Wolfgang’s Vault is a Rock Treasure

win781231-02-fp.jpgConcert promoter Bill Graham was a well-known packrat. His collection of posters, tickets, t-shirts, backstage passes and other memorabilia sat in a warehouse after his death in a helicopter crash in 1991. In early 2004, entrepreneur Bill Sagan paid Clear Channel, then-owner of Bill Graham Presents, $6 million for the entire collection and began selling it online.

With five-figure prices for many items, the Wolfgang’s Vault website wasn’t a place for the casual fan – until the advent of Vault Radio. Introduced early last year, it offered free streams of songs from the Fillmore, Winterland and other Graham venues. In late 2006, the site began making many full-length shows available online.

The selection is a treasure trove of the classic rock era. The “Concert Vault,” as it’s now known, dates back to the first Graham-produced show, headlined by the pre-Grace Slick Jefferson Airplane. Early performances from Led Zeppelin, Creedence Clearwater Revival, Cream, are presented in soundboard quality, along with vintage performances from era stalwarts the Grateful Dead, the Who, the Rolling Stones and Quicksilver Messenger Service.

Wolfgang’s Vault has since added broadcasts from the King Biscuit Flower Hour, the King Biscuit-produced Silver Eagle Cross Country program and “Live from the Record Plant,” a series of radio concerts heard originally on San Francisco’s KSAN-FM.

The site currently has almost 600 shows; a small number of them can be purchased, mostly sets from B-list bands like Girlschool and Blackfoot. Apart from a 1976 Santana performance, there’s not much from the classic era. All shows, however, are unencumbered by file protection schemes, and fairly priced at $9.98 each.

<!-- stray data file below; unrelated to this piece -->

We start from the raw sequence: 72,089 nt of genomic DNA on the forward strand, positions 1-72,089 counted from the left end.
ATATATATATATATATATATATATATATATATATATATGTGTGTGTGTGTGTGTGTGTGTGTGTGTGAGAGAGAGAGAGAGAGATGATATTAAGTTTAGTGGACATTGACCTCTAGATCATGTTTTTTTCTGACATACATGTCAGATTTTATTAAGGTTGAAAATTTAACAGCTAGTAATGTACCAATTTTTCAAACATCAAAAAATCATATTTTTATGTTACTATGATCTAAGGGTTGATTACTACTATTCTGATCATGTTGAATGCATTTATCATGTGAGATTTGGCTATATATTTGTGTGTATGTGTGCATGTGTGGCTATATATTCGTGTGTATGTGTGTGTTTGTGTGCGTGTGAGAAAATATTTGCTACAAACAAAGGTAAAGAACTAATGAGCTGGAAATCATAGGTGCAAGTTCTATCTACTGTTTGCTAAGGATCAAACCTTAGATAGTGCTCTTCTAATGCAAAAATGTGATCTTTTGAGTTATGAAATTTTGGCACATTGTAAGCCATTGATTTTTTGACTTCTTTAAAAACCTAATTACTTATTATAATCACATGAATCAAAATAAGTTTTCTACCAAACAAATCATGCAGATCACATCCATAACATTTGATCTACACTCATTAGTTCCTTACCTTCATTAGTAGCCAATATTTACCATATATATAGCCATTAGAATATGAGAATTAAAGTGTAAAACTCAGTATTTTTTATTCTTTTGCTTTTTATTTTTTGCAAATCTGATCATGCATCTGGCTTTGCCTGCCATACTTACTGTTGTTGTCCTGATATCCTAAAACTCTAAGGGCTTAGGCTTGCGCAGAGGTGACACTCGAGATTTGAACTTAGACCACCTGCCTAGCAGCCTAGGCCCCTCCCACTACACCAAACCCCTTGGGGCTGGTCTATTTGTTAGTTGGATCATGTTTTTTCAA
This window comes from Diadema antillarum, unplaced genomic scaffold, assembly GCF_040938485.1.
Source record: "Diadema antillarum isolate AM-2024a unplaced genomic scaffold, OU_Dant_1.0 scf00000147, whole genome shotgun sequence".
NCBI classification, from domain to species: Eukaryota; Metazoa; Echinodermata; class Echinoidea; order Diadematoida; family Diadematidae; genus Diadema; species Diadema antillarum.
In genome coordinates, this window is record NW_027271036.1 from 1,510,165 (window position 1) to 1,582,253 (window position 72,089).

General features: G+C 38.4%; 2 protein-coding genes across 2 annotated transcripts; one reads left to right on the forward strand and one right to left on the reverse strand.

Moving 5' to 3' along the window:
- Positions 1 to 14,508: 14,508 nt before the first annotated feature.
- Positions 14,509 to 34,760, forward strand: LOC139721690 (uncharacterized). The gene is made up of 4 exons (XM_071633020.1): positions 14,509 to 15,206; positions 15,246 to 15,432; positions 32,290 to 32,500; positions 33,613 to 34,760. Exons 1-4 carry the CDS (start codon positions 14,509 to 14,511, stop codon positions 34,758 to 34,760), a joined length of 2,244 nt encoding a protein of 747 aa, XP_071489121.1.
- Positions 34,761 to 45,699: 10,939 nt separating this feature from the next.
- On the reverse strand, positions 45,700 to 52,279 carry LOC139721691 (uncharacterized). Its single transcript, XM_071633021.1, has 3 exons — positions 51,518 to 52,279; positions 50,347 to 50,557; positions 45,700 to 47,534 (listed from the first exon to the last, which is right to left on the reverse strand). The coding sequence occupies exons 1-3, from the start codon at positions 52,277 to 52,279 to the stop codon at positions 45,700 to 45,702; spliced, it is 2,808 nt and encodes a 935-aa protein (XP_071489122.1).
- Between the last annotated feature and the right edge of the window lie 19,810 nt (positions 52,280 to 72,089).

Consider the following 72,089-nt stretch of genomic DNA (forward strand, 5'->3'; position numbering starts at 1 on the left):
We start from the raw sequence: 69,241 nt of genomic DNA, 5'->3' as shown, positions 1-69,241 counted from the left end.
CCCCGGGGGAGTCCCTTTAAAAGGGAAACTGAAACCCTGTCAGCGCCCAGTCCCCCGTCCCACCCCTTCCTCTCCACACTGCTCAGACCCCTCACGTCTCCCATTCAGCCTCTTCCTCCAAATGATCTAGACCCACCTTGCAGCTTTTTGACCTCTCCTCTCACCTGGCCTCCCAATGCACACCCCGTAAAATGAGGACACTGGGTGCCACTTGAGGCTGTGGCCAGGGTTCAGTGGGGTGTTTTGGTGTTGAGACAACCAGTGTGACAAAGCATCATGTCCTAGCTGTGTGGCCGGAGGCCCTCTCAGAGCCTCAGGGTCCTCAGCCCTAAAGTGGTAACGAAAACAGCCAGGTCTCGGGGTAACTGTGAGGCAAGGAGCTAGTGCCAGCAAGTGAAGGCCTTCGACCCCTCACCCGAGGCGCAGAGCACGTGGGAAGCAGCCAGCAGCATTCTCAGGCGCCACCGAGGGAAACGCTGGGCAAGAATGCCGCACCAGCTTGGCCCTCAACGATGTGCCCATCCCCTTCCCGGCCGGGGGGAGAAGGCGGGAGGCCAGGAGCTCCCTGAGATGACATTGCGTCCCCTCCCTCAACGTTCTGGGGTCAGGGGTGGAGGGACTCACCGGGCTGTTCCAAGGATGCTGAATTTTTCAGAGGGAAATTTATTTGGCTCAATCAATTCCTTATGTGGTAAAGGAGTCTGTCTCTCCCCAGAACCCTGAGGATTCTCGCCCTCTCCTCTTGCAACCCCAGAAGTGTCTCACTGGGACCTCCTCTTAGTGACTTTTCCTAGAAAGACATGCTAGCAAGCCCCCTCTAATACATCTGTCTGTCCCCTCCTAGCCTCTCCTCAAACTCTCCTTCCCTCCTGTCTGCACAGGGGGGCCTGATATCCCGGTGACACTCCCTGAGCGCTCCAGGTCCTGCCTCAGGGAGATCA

The effort is not without controversy. In December, lawyers representing several performers, including the Grateful Dead and Jimi Hendrix, brought suit against Sagan, claiming that Bill Graham never intended to profit from his personal collection. Indeed, he’d discussed plans to open a museum with it.

“We have never given permission for our images and material to be used in this way,” Bob Weir said, complaining that Sagan was “stealing what is most important to us — our work, our images and our music — and is profiting from the good will of our fans.”

Wolfgang’s Vault countersued, arguing that the legal action was a ploy by the record companies to create new sources of revenue, calling it “frivolous.”

Company representatives, who did not comment for this story, claim to have artists’ interests in mind: “Based upon all the information that is available to us,” reads a statement on their site, “we believe that performers can earn between four and six times more from Wolfgang’s Vault per download than they currently receive from their record companies.”

Whatever the outcome of litigation, Wolfgang’s Vault is a must stop for serious music fans. Here are five of the best shows from their archives:

  1. The Police at Zellerbach Hall, 3/4/79 – They’d only released one album, which they played in its’ entirety this night, along with two early singles, “Fall Out” and “Landlord.” Called back for an encore, they’d run out of material, so they reprised the song they’d opened the show with, “Can’t Stand Losing You.”

  1. Pink Floyd at Oakland Coliseum, 5/9/77 – The Bay Area audience was a nice respite for the English band. Fans hung on every note and sound effect, rather than whoop during the quiet moments. Includes pristine versions of “Have a Cigar,” “Money,” and a sadly abbreviated “Us and Them” – the sound board tape ran out. Considered one of the best live Floyd shows ever.

  1. Fleetwood Mac at Capitol Theatre, 6/7/75 – One of the first live performances from the lineup that made Mac a superstar act, as they worked through soon-to-be standards like “Rhiannon” and “Landslide,” along with mid-era favorites like “Spare Me A Little” and “Hypnotized,” a Bob Welch tune sung by Welch’s replacement, Lindsay Buckingham – with a nice Stevie Nicks harmony. A rare glimpse of rock royalty back when they were still a little hungry.